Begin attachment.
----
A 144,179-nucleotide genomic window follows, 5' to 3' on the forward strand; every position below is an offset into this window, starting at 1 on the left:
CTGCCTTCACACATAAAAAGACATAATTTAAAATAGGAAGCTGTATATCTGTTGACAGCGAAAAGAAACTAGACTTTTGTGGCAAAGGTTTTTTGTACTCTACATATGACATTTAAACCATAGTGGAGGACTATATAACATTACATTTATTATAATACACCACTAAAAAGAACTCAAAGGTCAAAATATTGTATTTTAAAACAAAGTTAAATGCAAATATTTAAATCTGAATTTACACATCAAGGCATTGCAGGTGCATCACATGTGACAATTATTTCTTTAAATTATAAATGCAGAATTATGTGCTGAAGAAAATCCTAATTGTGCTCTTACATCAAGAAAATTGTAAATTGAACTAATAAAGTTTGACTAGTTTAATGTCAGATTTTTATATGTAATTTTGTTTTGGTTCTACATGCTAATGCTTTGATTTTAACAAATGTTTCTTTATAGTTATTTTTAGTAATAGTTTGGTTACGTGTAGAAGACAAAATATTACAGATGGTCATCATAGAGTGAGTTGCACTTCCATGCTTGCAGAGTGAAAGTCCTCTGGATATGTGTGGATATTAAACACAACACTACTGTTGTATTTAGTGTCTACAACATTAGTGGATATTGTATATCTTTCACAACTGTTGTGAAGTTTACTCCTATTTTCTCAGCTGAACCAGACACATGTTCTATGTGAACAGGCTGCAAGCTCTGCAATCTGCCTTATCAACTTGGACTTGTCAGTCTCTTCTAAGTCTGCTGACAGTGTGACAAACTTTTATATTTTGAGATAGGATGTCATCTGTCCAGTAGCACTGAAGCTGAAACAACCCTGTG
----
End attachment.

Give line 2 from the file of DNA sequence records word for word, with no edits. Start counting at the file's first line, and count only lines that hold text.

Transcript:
CTGCCTTCACACATAAAAAGACATAATTTAAAATAGGAAGCTGTATATCTGTTGACAGCGAAAAGAAACTAGACTTTTGTGGCAAAGGTTTTTTGTACTCTACATATGACATTTAAACCATAGTGGAGGACTATATAACATTACATTTATTATAATACACCACTAAAAAGAACTCAAAGGTCAAAATATTGTATTTTAAAACAAAGTTAAATGCAAATATTTAAATCTGAATTTACACATCAAGGCATTGCAGGTGCATCACATGTGACAATTATTTCTTTAAATTATAAATGCAGAATTATGTGCTGAAGAAAATCCTAATTGTGCTCTTACATCAAGAAAATTGTAAATTGAACTAATAAAGTTTGACTAGTTTAATGTCAGATTTTTATATGTAATTTTGTTTTGGTTCTACATGCTAATGCTTTGATTTTAACAAATGTTTCTTTATAGTTATTTTTAGTAATAGTTTGGTTACGTGTAGAAGACAAAATATTACAGATGGTCATCATAGAGTGAGTTGCACTTCCATGCTTGCAGAGTGAAAGTCCTCTGGATATGTGTGGATATTAAACACAACACTACTGTTGTATTTAGTGTCTACAACATTAGTGGATATTGTATATCTTTCACAACTGTTGTGAAGTTTACTCCTATTTTCTCAGCTGAACCAGACACATGTTCTATGTGAACAGGCTGCAAGCTCTGCAATCTGCCTTATCAACTTGGACTTGTCAGTCTCTTCTAAGTCTGCTGACAGTGTGACAAACTTTTATATTTTGAGATAGGATGTCATCTGTCCAGTAGCACTGAAGCTGAAACAACCCTGTG